TODAY was supposed to be D-Day for Peter Kenyon’s latest bid to buy Newcastle.
The prospectus for potential investors in a £300million deal, sent out in June, gives an “anticipated closing date” of September 27.
Sources claim Kenyon and new partners GACP Sports have pulled together a total of about £80m from a number of interested parties — and are looking at raising the rest through bank loans.
Newcastle fans know better than to get excited about takeover talk after so many potential saviours have come and gone.
And the document feels like a bad omen for Kenyon’s new attempt to be more successful than his first — after owner Mike Ashley pulled the plug on initial talks in March.
But the glossy presentation at least gives a detailed insight into what ex-Chelsea chief executive Kenyon or someone else could do if they ever persuaded Ashley to get out of Toon.
It says: “In Newcastle United, GACP Sports sees the single greatest opportunity in English football to re-establish an iconic brand to become one of the leading clubs in the EPL.”
What does that mean? Well, the five-year plan is not a Manchester City or Chelsea-style transformation.
They do draw a comparison with Tottenham, though. In 2004, Forbes ranked Newcastle as the ninth-most valuable club in the world — a position now occupied by Spurs — after increasing their value five fold.
But following Tottenham into the Champions League, let alone into the final, is not on GACP’s short-term agenda for Newcastle.
On the pitch, they say they want to establish the club in the top ten of the Premier League and get back into European competition.
The financial projections are based on Newcastle finishing seventh in 2022-23 plus 2023-24 and qualifying for the Europa League.
That improvement would be achieved by significant, but not massive, transfer-market spending.
For the 2019-20 campaign, Kenyon and Co were pledging £75m for new players, with £35m the following season and £40m for each of the following campaigns.
That cash would come from increasing club income by up to £75m over the course of five years — with most of it derived from boosting commercial revenue from the current £22m per year to £61m.
The document predicts the new owners could more than triple the £5.5m-a-year shirt sponsorship with Fun 88 after it expires in 2020, to £18m. They also pledge to double the £6m-a-year kit deal with Puma, which is due to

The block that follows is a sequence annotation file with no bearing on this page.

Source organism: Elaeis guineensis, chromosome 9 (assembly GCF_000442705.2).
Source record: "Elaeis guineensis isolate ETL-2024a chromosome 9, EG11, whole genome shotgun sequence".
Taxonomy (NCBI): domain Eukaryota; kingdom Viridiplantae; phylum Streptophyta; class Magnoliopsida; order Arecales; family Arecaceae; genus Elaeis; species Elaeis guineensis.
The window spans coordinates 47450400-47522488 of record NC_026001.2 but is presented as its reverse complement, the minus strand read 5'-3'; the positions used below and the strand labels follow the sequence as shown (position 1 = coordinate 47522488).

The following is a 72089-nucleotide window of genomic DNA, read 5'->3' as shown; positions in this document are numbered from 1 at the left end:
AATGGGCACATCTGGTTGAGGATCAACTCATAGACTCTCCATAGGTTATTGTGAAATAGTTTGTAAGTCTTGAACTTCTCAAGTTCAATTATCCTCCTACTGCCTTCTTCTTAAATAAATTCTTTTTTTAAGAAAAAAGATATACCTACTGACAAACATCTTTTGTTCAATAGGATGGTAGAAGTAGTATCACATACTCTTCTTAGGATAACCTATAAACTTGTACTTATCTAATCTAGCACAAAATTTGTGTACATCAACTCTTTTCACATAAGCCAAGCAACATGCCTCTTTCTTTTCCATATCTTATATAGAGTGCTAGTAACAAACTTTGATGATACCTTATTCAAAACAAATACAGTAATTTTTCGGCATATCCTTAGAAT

run until 2022.
Key to their overall strategy is building bridges with the Newcastle fanbase alienated by Ashley’s ten-year reign. But everything comes down to money in the end.
The document even admits that: “Re-engagement and earning the trust of the fans will allow the club to build its match day and merchandising revenue.”
Also, the prospectus pushes Kenyon’s credentials as a football administrator and of GACP as owners. GACP Sports is a division of General American Capital Partners, one of three private equity funds run by Joseph DaGrosa.
The New York-born businessman is chairman of Bordeaux after last year’s takeover.
His lieutenants, David Neithardt and former footballer Hugo Varela, are also involved with the French Ligue 1 club and would be lined up for positions at Newcastle.
DaGrosa owns the global football conference group Soccerex.
He and Kenyon are promising great returns for investors as part of an ownership structure for Newcastle that would include companies in the Cayman Islands, Jersey and the US tax haven of Delaware.
But first they have to persuade Ashley to sell. In a recent interview, the Sports Direct chief said he is not going anywhere soon.
And even if the new Kenyon-led bid succeeded where others failed, Ashley and Sports Direct would be hanging around for a while.
The £300m offer comprises £125m to be paid immediately to Ashley for his shares in the club. But the £175m owed to him and his companies by Newcastle would be paid off over three years, with interest.
During that time: “Sports Direct (an affiliate of the seller) will receive an agreed upon signage package until the seller note is repaid.”
GACP also pledged to raise a further £50m to give the new Newcastle regime a kick-start. But nothing can begin until Ashley agrees to sell.
And now, another deadline will pass on the day Newcastle fans have dreamed of for so long.
Source: Read Full Article